One day I was exploring the cemetery and was drawn to this stone structure. The brass doors are now green with age, and a small stained glass window at the rear of the building is missing most of its glass. This window was long ago sealed up with cement cinder blocks, but there was just enough space left for me to place my digital recorder on. When I did, I felt a male presence with me and I invited this spirit to communicate with me. I asked a few questions, then left the recorder running as I took a short walk around the cemetery. I was hoping that this male presence would have something to say. When I returned a short time later, I thanked the spirit who I had felt earlier and made my way home. Upon listening back to the recording I was more than a little surprised to hear a male voice. The voice had started speaking about 3 minutes after I had left the recorder running in the mausoleum window, and it said something very strange. Actually, it asked a question. “How old do you think I am?” it said. I have no idea who this voice belongs to, or how he is connected to the Milltown Rural Cemetery, but something tells me that the answer to his question is, “Very old”.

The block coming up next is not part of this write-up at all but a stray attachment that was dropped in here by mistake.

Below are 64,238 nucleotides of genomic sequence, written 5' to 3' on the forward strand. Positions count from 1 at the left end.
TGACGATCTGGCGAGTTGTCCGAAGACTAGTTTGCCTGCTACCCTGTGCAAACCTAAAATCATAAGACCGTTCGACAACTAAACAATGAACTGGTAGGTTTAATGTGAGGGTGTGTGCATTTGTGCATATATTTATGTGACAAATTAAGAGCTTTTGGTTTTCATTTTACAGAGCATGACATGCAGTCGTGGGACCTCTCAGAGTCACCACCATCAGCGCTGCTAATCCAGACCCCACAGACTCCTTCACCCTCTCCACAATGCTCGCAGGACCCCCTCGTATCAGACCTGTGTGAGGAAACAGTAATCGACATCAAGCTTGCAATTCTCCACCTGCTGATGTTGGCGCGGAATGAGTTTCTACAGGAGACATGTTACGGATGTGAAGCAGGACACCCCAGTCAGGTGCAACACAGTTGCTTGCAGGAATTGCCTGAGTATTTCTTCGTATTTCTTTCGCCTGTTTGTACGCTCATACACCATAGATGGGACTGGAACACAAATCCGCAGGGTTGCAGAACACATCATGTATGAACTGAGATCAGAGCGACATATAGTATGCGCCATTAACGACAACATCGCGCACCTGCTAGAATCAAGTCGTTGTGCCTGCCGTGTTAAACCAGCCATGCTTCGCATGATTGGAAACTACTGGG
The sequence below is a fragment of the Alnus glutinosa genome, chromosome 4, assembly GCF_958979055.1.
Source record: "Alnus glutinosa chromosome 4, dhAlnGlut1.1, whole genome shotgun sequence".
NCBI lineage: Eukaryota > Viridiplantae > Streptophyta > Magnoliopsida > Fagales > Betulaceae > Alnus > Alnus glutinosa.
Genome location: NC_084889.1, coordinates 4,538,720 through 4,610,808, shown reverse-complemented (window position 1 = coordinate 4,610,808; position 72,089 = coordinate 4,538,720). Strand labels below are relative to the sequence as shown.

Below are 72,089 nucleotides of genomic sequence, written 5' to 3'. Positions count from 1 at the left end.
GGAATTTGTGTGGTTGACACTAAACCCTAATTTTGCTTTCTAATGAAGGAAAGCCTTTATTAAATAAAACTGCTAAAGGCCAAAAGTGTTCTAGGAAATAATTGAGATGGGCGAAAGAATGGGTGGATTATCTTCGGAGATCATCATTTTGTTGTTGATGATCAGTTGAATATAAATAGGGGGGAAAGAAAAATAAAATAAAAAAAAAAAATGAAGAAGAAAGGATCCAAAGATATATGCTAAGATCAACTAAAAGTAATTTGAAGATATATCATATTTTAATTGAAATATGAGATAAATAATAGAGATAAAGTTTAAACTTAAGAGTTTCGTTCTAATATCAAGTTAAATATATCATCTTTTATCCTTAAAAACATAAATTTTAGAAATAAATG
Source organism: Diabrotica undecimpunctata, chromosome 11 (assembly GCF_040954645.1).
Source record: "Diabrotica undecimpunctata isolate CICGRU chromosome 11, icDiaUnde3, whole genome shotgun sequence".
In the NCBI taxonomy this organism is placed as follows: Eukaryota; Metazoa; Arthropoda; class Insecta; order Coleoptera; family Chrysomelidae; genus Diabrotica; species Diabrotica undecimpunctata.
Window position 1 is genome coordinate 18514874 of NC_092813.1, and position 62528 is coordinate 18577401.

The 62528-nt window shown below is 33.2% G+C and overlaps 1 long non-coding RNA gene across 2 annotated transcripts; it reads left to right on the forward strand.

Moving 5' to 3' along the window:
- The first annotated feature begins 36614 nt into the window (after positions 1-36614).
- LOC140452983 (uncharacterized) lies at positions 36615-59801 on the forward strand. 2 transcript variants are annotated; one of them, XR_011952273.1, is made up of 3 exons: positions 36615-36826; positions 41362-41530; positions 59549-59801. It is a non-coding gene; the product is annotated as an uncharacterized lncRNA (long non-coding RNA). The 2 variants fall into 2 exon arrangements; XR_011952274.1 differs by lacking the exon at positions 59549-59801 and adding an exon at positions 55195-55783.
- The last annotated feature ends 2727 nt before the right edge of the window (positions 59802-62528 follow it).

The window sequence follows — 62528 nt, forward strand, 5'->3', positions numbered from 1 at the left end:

There's a saying that goes, "You live only as long as the last person remembers you." Throughout history, people have gone to great lengths to make sure that no one forgets them after they’re gone. They commission artists to carve ornate statues and to craft beautiful stained glass windows. They build mausoleums and erect obelisques that point to the sky, monuments to themselves; ones that they hope will live on forever just as they hope that their souls will live on eternally. But some cemeteries contain more than just monuments and memories. Some are meeting places of lost souls who for one reason or another find it hard to move on. So the next time you pass by a cemetery, consider stopping your car and taking a stroll around the grounds. And pay close attention to that gentleman standing by that old gravestone. His outdated clothing may not be just a fashion statement, and if you look away briefly, he may not be there when you look back.
- https://www.youtube.com/watch?v=D7SC8iyMGK - One paranormal group's EVP
- https://www.youtube.com/watch?v=B6IFpfg6PMc (Ed Warren talks about the video he captured of the White Lady)